Every now and then you find a book which unashamedly enchants. This is the story of a country estate in the South of England seen through the wise old eyes of its oldest tenant, Timothy the Tortoise.
Timothy was not born at Powderham Castle,in Devon, but on the sun-kissed shores of the Turkish Mediterranean. Much of his (or, indeed, as it is revealed, her) early existence was spent as an able seaman aboard a British frigate, and he/she saw action at the Siege of Sebastopol. Later Timothy saw service in the East Indies, and in the China Seas,chasing Chinese junks loaded with opium, with perhaps the occasional night out in Hong Kong.
Fifty is not a bad age to give up the sea, and having jumped ship at Portsmouth in 1892, Timothy became a land-lubber, choosing instead the pursuit of lettuce and roses at Powderham. It could not last. During his and her lifetime so much was to change in the countryside. Timothy must have known when it was time to move on.
Now I have known many tortoises in my time, but it has never occurred to me to enquire of their age. Rory Knight Bruce had no such inhibitions when he interviewed Timothy in 1998. The outcome of their encounter is one of the most charming and intelligent biographies of our time.
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on 1 December 2004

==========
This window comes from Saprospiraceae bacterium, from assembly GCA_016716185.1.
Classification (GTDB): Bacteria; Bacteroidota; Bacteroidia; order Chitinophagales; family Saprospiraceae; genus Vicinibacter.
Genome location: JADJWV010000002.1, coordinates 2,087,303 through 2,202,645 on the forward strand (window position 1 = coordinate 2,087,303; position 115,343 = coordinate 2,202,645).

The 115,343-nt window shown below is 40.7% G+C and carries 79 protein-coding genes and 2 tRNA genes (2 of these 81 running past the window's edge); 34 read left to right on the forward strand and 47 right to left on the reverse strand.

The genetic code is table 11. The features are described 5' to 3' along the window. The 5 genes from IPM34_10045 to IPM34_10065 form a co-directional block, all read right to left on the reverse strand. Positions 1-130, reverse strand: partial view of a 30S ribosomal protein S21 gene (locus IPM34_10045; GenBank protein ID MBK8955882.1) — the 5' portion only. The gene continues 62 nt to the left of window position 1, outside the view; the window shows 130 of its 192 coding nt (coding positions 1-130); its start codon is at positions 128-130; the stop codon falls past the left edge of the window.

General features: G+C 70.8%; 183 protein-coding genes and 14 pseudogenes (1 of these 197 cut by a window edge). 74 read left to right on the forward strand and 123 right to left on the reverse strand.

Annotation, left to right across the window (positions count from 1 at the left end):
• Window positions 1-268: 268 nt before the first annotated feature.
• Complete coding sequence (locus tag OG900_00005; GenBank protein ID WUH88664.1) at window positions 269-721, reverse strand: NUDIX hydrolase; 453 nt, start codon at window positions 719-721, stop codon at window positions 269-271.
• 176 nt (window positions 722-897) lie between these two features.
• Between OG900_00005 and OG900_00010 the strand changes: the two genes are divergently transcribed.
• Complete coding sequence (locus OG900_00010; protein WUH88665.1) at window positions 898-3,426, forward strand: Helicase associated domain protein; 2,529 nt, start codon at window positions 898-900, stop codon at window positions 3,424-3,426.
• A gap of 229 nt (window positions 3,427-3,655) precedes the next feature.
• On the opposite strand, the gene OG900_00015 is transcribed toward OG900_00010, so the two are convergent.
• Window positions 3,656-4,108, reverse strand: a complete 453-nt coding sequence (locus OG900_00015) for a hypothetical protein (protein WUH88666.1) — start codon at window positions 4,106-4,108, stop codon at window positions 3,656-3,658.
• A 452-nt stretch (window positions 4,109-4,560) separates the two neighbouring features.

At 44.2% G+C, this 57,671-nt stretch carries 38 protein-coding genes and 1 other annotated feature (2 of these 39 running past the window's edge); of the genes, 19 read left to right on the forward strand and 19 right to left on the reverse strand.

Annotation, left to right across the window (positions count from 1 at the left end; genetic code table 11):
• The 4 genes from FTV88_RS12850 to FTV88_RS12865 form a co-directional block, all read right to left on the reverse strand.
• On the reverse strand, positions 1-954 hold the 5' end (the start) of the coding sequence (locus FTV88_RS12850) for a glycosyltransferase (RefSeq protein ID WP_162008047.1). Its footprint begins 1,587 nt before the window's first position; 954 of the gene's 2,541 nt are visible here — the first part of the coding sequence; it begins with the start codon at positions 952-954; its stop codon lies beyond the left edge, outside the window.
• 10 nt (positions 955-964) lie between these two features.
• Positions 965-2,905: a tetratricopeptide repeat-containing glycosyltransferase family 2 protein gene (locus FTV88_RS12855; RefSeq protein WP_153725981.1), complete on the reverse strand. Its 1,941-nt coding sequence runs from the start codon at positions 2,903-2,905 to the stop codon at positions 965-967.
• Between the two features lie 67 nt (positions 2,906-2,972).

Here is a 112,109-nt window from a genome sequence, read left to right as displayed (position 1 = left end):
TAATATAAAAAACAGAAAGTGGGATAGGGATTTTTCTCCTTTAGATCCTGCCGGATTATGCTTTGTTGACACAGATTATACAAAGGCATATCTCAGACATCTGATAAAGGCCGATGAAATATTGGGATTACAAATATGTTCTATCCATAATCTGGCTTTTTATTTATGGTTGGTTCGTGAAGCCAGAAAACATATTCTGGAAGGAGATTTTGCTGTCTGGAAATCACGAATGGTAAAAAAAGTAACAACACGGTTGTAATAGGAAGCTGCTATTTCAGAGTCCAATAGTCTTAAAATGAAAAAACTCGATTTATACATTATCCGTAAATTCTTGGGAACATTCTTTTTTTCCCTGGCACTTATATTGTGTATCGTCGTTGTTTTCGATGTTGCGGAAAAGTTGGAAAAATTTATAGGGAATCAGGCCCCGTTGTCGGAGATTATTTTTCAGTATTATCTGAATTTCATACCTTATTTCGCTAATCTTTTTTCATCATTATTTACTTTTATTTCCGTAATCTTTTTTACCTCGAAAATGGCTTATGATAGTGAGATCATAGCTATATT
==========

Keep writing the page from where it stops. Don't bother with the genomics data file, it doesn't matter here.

This is a wonderfully enchanting read. Humourous, yet hugely informative, Rory Knight Bruce tells the true story of a tortoise's life, spanning an incredible 160 years, from humble ship's mascot to much treasured family pet of the Courtenay family, Earls of Devon.
Powederham Castle, home to the family for over 600 years, was where 'Timothy' resided during his last centuary of life. It was during the 'Charlston' era when it was discovered HE (Timothy) was actually a SHE!
Timothy 'witnessed' vast changes within this once huge country estate but remained 'untouched' within the perimeters of 'his' Rose Garden. Having survived six monarchs, two world wars and numerous Earls of Devon, Timothy journeyed on to chelonian heaven in April of this year.
In his telling of the life of Timothy, the author captures the very essence of English tradition, old spirit and values, an age such a far cry away from today's world of bigotry, hypocrisy and political correctness.
This is a charming biography both well researched and passionately written, a must for your fireside collection!
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on 7 October 2014
good read
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on 2 October 2015
Nice
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on 2 February 2010
One of the very worst books I have ever read. Well meaning, but awfully, amateurishly written. The writer changes subject every paragraph, occasionally every sentence, so the reader struggles to follow what is going on in, a let's face it, pretty simple story. Far too many expository bits and pieces about various Dukes, Earls and Captains who eventually melt into one. Could have been far better.

Avoid. And I say that even though I am trying to sell my copy!